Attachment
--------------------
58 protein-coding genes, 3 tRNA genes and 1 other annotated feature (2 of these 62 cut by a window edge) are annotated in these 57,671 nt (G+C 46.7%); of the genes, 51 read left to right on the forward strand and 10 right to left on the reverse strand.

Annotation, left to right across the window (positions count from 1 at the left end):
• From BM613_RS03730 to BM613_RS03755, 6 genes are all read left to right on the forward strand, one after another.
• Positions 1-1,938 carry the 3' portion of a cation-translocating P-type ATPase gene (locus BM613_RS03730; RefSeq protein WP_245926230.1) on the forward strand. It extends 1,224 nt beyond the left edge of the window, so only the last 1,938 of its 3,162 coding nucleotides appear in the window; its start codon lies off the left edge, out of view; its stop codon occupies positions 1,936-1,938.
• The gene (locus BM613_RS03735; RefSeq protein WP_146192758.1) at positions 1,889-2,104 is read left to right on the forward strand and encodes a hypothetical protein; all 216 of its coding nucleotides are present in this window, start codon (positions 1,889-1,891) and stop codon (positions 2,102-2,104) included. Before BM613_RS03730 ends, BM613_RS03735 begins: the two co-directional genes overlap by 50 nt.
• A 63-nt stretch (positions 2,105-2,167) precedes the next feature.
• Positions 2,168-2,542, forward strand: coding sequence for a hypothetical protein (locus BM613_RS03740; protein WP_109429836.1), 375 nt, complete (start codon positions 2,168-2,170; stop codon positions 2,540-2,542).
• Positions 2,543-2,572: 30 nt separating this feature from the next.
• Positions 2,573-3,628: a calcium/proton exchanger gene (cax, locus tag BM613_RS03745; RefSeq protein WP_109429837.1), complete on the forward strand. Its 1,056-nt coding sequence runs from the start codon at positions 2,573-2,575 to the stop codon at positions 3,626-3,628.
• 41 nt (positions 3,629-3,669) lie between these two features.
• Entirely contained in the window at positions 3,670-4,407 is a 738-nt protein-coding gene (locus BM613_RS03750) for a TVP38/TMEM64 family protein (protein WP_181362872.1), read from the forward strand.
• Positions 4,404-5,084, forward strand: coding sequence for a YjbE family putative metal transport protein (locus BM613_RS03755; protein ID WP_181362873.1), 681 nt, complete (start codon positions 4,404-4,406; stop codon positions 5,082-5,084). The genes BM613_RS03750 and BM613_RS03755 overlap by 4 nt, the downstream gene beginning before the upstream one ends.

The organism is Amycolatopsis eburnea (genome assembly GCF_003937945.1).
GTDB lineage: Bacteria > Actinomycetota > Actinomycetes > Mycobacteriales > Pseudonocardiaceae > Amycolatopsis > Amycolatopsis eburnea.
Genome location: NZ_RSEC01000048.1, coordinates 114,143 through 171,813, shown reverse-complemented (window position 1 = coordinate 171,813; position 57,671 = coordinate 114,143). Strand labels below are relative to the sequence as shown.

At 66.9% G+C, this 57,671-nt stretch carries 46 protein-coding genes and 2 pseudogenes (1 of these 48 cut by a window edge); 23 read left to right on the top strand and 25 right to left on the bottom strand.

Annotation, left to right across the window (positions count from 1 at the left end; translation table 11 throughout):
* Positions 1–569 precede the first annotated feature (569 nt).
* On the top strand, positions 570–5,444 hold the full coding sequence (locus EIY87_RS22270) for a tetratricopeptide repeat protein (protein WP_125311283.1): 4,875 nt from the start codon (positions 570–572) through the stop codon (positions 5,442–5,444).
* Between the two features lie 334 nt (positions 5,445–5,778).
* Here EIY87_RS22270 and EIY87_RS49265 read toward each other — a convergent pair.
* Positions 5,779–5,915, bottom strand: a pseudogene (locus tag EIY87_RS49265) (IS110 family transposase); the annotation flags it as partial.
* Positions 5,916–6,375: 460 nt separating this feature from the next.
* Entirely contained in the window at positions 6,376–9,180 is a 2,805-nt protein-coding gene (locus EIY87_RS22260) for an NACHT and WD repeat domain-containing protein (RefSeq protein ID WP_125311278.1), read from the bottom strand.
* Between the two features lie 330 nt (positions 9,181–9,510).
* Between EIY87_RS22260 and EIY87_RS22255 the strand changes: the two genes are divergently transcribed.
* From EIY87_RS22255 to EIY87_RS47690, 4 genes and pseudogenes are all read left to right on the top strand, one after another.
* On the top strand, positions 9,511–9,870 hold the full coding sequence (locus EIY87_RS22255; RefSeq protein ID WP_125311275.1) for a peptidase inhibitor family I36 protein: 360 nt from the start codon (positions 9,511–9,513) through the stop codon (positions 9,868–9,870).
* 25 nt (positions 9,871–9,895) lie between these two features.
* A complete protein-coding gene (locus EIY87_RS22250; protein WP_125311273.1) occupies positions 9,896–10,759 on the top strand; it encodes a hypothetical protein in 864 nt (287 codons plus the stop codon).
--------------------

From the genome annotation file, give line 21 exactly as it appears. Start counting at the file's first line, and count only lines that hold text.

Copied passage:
* Here EIY87_RS22270 and EIY87_RS49265 read toward each other — a convergent pair.